Our Beliefs

Our Beliefs

Every OT practitioner and practice is unique. Each of us integrates his or her own individual personality, passions and abilities with the knowledge, skills and values that are learned in school, through practice, and in post-professional education.

Each of us must determine and create our own authentic OT, while working within the structure outlined by AOTA’s OT Practice Framework and Code of Ethics, and our states’ licensure laws.

You worked hard and made sacrifices to get to this point in your career. You deserve to:

  • love your job
  • feel excited and proud of your work
  • be confident that you make a big difference in your clients’ lives
  • be challenged at a “just-right” level… using your creativity and growing new skills

Authentic occupational therapy can be life-changing, especially when clients’ needs are complex and have not been responsive to more conventional or limited interventions.


Responsibilities and Rights of OT and OTA Practitioners

Responsibilities: What we need to do Rights: What we need in order to do
 Occupational means & ends

  • Learn about our clients’ occupational histories, capacities, desires and priorities
  • Use motivating, reality-based activities as interventions
Time with patients to do personally meaningful activities at natural times and in appropriate places; Places and materials to do activities that fit clients’ needs and preferences; Freedom to use our clinical reasoning to plan and deliver individualized care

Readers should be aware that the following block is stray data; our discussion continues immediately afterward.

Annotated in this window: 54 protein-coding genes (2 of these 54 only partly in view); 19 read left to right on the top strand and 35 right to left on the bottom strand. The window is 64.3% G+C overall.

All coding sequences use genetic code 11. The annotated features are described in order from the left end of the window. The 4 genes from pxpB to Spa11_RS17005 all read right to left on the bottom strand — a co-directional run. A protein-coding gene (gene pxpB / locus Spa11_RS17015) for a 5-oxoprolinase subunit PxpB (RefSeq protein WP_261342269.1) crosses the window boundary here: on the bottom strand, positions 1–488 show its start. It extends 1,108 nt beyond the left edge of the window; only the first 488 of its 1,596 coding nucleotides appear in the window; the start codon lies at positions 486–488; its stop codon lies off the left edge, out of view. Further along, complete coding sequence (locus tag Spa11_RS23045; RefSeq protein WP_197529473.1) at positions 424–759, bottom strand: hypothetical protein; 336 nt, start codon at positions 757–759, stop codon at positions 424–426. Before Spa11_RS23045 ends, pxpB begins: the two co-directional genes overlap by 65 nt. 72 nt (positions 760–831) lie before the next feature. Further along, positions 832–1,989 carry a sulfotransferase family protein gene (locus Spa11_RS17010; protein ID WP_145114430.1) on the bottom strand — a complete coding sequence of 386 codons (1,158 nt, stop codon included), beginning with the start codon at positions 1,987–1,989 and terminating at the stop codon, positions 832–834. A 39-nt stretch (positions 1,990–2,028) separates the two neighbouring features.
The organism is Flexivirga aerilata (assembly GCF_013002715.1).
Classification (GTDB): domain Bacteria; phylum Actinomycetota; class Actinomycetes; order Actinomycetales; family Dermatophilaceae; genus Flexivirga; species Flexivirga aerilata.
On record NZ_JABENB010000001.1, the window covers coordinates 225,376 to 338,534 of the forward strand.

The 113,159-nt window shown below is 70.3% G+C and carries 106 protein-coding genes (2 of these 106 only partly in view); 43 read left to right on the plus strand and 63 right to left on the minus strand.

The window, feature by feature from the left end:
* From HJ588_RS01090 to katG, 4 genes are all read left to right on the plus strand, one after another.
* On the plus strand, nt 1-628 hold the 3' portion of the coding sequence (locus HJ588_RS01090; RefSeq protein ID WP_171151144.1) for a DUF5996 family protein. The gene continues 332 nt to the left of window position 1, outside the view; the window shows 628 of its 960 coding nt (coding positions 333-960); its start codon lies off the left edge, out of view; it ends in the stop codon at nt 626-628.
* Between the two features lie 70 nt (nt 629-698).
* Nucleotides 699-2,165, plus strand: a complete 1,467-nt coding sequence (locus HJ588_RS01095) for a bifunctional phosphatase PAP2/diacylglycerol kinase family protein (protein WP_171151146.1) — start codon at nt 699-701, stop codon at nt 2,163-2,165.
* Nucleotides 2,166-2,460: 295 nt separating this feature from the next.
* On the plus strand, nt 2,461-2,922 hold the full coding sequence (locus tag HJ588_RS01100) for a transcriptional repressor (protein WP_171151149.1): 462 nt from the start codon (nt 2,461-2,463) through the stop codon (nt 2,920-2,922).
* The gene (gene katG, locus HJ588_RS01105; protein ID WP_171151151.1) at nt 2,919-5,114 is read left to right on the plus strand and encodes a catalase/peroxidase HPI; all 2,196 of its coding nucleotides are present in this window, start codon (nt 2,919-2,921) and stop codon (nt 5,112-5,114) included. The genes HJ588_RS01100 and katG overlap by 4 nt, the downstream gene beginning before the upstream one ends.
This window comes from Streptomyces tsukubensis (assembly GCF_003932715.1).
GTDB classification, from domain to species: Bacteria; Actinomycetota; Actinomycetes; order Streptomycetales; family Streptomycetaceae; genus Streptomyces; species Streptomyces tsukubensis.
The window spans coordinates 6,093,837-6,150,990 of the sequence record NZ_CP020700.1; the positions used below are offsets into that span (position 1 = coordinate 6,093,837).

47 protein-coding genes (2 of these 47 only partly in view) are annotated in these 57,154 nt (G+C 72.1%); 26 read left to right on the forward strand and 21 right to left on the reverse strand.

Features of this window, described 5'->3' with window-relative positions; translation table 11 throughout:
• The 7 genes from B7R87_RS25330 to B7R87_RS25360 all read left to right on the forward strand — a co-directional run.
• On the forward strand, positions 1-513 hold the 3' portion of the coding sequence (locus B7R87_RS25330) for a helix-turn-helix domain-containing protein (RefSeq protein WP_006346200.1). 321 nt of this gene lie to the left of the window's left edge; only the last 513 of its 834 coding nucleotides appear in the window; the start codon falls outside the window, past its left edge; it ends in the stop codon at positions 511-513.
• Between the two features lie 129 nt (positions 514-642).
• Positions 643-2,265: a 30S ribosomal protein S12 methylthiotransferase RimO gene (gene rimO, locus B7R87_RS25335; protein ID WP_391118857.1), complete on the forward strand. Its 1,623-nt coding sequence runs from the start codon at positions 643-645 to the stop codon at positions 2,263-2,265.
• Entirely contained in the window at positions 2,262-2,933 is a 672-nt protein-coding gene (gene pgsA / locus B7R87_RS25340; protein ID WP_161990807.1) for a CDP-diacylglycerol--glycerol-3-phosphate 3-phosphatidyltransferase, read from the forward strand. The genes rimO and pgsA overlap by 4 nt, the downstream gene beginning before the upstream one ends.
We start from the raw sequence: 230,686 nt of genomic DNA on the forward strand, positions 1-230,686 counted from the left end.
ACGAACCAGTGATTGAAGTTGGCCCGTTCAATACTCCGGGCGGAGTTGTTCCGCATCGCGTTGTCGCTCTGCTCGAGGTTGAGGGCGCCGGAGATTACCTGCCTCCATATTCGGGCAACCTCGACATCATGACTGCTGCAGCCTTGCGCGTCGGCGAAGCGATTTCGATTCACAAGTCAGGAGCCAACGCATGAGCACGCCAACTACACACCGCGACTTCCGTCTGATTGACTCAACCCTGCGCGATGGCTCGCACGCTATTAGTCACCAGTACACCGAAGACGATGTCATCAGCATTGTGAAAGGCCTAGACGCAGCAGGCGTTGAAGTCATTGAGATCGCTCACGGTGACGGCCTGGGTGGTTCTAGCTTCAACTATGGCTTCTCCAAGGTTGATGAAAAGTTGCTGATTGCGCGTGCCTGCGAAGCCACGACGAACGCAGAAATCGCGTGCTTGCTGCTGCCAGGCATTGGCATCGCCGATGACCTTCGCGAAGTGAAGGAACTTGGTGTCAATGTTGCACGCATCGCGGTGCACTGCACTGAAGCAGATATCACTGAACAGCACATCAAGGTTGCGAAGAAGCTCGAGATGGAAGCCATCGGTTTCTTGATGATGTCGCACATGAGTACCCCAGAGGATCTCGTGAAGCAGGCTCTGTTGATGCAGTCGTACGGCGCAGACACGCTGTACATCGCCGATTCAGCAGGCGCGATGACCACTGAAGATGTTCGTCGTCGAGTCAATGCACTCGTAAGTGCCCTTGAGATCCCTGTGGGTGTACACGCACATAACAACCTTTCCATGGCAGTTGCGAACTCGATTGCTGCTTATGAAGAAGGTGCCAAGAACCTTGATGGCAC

• Strive to understand the clients’ and families’ perspectives, feelings and preferences
  • Educate clients about their health conditions and options for evaluation intervention
  • Provide clients the opportunity and tools to decide how/whether they want us to help them
  • Advocate for clients’ rights at all times
Time and privacy to talk with clients and/or family members; Assessment tools designed to help clients decide and communicate their choices and priorities; Freedom to use our clinical reasoning to plan and deliver individualized care

  • Evaluate relevant personal, environmental and occupational features
  • Plan and deliver interventions to address Personal, Environmental and Occupational needs
  • Help clients to access other team members and resources as indicated
Freedom to evaluate and offer interventions relevant to the person and his or her environments and occupations; Times and places to regularly meet with fellow team members (including the client and family) to share information and plan effective evaluation and interventions in a secure/private setting; Time and place to thoughtfully document care plans and progress

  • Understand and adhere to the values of Independent Living and Patients’ Rights
  • Assist patients to establish and participate in personally valued roles within their own homes, communities, workplaces, schools, and the wider world
Understanding of and respect for of the person’s social, cultural, physical and economic realities and hopes/desires; Adherence to values of the Independent Living Movement and Patients’ Bill of Rights; Working with clients in their actual environments and at times they prefer